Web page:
Or it can show up in the form of becoming sexually demanding—requiring frequent or performative sex that can sometimes have the opposite of the desired effect and causing your partner to desire sex less or even avoid it.
Ironically, with this type of sex, a person is more susceptible to being hurt. If the partner does not feel in the mood for sex or perhaps doesn’t orgasm, for whatever reason, the anxious person is likely to take this as a personal rejection and/or a sign of something wrong (with him or herself or the relationship as a whole).
This type of sex is common among people who have never learned to trust another person enough to become emotionally close or among people who feel insecure in/about their relationship. The focus is on self-assurance through stellar sexual performance and achieving orgasm.
Here, the person remains emotionally aloof while maintaining a singular aim of arousal and orgasm. Emotionally connective acts like kissing or cuddling are usually avoided. In long-term relationships, this sex can seem mechanical.
This kind of sex is perfectly fine for a one-night stand or brief tryst. However, this kind of sex is very damaging to a long-term romantic partnership. The partner may often wind up feeling used and, in fact, there may be many partners. In order to maintain distance and passion at the same time, the novelty of a new partner can become necessary.
This type of sex can occur when we are feeling emotionally safe enough to express our needs, communicate openly, be playful, curious, engaged, and relaxed during sex.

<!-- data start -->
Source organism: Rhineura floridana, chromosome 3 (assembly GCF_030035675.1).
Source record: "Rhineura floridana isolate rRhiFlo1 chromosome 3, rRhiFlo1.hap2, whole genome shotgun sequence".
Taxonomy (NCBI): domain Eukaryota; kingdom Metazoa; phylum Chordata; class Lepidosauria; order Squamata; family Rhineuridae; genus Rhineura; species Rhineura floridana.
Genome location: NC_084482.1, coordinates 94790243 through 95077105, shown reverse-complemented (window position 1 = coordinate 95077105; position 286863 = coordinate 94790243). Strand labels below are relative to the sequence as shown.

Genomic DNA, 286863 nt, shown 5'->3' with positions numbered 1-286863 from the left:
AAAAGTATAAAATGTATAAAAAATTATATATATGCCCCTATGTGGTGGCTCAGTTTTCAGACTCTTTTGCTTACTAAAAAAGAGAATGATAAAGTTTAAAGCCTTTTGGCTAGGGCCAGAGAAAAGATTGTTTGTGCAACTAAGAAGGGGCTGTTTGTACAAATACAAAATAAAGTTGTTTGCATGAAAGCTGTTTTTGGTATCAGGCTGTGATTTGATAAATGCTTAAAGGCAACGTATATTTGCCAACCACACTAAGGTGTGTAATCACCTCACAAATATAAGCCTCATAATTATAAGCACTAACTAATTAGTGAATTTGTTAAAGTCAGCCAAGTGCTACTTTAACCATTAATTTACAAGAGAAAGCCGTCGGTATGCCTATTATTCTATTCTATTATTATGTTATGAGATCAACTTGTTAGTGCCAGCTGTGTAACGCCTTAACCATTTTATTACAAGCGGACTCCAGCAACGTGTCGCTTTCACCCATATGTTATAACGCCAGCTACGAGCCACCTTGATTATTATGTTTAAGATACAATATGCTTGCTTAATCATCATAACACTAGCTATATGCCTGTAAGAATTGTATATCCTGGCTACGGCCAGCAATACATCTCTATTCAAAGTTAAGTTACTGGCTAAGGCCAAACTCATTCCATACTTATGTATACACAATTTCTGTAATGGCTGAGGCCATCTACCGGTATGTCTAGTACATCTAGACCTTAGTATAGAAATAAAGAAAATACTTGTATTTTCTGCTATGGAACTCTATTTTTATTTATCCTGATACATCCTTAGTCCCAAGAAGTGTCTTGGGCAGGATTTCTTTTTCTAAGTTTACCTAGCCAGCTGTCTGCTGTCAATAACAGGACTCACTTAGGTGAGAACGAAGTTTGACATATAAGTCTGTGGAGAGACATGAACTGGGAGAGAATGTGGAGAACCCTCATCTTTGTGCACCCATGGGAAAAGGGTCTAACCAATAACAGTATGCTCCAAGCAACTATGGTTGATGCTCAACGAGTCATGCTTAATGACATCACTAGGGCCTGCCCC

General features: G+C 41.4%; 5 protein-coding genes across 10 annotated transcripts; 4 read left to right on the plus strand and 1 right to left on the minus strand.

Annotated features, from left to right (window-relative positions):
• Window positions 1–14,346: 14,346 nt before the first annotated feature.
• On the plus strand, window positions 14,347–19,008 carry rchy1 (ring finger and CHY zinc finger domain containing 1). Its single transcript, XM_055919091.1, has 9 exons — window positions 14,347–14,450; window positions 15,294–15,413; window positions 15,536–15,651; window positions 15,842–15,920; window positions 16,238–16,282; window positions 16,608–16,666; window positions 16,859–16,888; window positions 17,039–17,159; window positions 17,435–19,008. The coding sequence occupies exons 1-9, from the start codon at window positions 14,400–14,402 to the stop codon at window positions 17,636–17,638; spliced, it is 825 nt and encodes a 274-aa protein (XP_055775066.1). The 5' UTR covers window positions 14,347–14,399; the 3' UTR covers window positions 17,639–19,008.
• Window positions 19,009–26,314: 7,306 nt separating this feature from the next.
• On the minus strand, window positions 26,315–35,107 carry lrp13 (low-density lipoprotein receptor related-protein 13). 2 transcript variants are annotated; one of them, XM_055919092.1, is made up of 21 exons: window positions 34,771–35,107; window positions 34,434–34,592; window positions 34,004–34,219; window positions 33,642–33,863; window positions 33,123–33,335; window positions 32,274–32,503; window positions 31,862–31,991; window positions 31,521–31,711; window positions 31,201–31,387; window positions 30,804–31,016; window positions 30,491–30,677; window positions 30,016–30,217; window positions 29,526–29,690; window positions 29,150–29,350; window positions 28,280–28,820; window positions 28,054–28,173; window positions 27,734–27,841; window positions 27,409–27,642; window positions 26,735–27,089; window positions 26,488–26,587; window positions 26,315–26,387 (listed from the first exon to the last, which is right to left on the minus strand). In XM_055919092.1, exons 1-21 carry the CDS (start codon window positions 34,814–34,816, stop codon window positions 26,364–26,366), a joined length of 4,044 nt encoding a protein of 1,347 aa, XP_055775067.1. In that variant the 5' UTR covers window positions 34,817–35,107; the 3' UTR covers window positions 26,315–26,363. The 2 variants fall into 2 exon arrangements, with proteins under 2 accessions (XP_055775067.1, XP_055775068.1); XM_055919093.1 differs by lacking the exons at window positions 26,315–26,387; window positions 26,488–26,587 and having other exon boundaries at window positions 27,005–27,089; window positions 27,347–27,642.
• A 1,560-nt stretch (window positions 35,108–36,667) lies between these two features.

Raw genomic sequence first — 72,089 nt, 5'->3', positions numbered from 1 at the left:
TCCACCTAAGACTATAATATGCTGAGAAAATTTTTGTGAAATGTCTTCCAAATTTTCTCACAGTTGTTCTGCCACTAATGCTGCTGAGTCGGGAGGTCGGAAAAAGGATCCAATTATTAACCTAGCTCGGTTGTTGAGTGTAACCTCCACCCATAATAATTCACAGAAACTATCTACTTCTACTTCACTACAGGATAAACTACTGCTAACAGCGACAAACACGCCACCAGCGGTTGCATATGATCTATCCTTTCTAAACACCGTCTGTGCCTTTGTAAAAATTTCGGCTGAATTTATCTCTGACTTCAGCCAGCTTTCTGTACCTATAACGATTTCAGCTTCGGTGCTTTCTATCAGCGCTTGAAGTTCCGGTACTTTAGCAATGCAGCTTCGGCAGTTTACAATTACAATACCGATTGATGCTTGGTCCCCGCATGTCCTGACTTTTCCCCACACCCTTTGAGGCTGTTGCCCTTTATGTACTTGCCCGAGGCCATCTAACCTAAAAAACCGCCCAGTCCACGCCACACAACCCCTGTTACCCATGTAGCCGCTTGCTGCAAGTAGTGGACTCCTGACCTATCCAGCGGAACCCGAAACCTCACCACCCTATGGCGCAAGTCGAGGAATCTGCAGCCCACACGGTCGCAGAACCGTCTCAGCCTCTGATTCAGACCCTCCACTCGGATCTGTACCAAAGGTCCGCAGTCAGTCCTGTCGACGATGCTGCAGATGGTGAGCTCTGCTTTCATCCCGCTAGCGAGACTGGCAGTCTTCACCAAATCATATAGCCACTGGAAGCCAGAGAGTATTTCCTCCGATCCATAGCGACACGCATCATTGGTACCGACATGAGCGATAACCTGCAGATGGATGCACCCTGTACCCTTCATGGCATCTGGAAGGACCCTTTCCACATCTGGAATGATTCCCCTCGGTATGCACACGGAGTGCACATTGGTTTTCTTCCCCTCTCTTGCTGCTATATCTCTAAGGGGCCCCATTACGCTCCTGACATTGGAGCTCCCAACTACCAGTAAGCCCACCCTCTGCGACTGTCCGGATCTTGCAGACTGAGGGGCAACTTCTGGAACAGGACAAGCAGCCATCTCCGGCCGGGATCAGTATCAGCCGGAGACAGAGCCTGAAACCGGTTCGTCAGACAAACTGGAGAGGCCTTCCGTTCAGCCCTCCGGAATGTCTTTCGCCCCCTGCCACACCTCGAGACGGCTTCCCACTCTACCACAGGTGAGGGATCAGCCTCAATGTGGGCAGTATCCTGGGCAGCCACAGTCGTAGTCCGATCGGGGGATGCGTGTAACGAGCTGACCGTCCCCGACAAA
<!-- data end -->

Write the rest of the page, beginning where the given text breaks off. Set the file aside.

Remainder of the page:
It is during this type of sex that partners can be more in synch, being in tune with and responding to each other. These emotional traits also tend to exist outside of the sexual life as well.
This is not to say that partners who are having Synchrony Sex are always having “perfect” sex. Real-life sex can involve some awkwardness or a misalignment of desire, just like relationships outside of the bedroom can involve some disagreements.
Partners who feel secure emotionally with each other can feel safe enough to explore sexually and endure the differences and difficulties that arise over the course of a long-term relationship—again, both emotionally and sexually.
Movies and TV shows give the impression that sex is “easy” and that partners do not need to work at it or even talk about it. However, studies show that couples who speak openly and honestly about their needs and preferences have more engaged and satisfying sex.
If you are looking to achieve (or regain) Synchronous Sex, which is most conducive for a long-term relationship, it will require some work. One way of getting help with that work is through therapy.
At North Brooklyn Marriage and Family Therapy, you will have the opportunity to work with licensed and certified therapists to explore what is working in your relationship. We can help you use those strengths to reinforce any areas that feel less secure so you can be on your way, together, to having the sex and love you desire.